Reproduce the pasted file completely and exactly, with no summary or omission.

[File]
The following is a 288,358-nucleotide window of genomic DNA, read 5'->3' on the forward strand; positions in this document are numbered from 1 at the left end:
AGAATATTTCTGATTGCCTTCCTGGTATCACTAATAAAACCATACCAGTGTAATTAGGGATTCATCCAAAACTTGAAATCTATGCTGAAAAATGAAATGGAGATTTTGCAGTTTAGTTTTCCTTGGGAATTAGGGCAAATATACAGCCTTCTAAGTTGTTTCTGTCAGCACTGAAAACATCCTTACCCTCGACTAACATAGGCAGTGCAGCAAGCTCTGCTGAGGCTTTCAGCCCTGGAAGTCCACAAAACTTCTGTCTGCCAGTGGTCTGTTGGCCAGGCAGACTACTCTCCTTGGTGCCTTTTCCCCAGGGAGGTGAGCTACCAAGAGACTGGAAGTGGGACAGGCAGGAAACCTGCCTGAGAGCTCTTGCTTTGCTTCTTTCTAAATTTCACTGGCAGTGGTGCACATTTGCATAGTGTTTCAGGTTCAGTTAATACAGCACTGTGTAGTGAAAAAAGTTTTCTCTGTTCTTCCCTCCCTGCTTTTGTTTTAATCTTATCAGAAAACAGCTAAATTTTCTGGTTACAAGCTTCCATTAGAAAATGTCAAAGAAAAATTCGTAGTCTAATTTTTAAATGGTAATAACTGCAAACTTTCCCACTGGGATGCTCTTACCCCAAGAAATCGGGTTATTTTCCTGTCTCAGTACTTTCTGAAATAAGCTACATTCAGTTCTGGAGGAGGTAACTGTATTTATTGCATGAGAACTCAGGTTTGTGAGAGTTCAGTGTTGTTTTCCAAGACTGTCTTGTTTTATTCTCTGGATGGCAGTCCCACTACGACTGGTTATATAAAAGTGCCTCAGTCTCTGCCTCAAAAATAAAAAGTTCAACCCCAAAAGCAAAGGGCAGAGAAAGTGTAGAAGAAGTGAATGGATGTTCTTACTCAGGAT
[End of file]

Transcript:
The following is a 288,358-nucleotide window of genomic DNA, read 5'->3' on the forward strand; positions in this document are numbered from 1 at the left end:
AGAATATTTCTGATTGCCTTCCTGGTATCACTAATAAAACCATACCAGTGTAATTAGGGATTCATCCAAAACTTGAAATCTATGCTGAAAAATGAAATGGAGATTTTGCAGTTTAGTTTTCCTTGGGAATTAGGGCAAATATACAGCCTTCTAAGTTGTTTCTGTCAGCACTGAAAACATCCTTACCCTCGACTAACATAGGCAGTGCAGCAAGCTCTGCTGAGGCTTTCAGCCCTGGAAGTCCACAAAACTTCTGTCTGCCAGTGGTCTGTTGGCCAGGCAGACTACTCTCCTTGGTGCCTTTTCCCCAGGGAGGTGAGCTACCAAGAGACTGGAAGTGGGACAGGCAGGAAACCTGCCTGAGAGCTCTTGCTTTGCTTCTTTCTAAATTTCACTGGCAGTGGTGCACATTTGCATAGTGTTTCAGGTTCAGTTAATACAGCACTGTGTAGTGAAAAAAGTTTTCTCTGTTCTTCCCTCCCTGCTTTTGTTTTAATCTTATCAGAAAACAGCTAAATTTTCTGGTTACAAGCTTCCATTAGAAAATGTCAAAGAAAAATTCGTAGTCTAATTTTTAAATGGTAATAACTGCAAACTTTCCCACTGGGATGCTCTTACCCCAAGAAATCGGGTTATTTTCCTGTCTCAGTACTTTCTGAAATAAGCTACATTCAGTTCTGGAGGAGGTAACTGTATTTATTGCATGAGAACTCAGGTTTGTGAGAGTTCAGTGTTGTTTTCCAAGACTGTCTTGTTTTATTCTCTGGATGGCAGTCCCACTACGACTGGTTATATAAAAGTGCCTCAGTCTCTGCCTCAAAAATAAAAAGTTCAACCCCAAAAGCAAAGGGCAGAGAAAGTGTAGAAGAAGTGAATGGATGTTCTTACTCAGGAT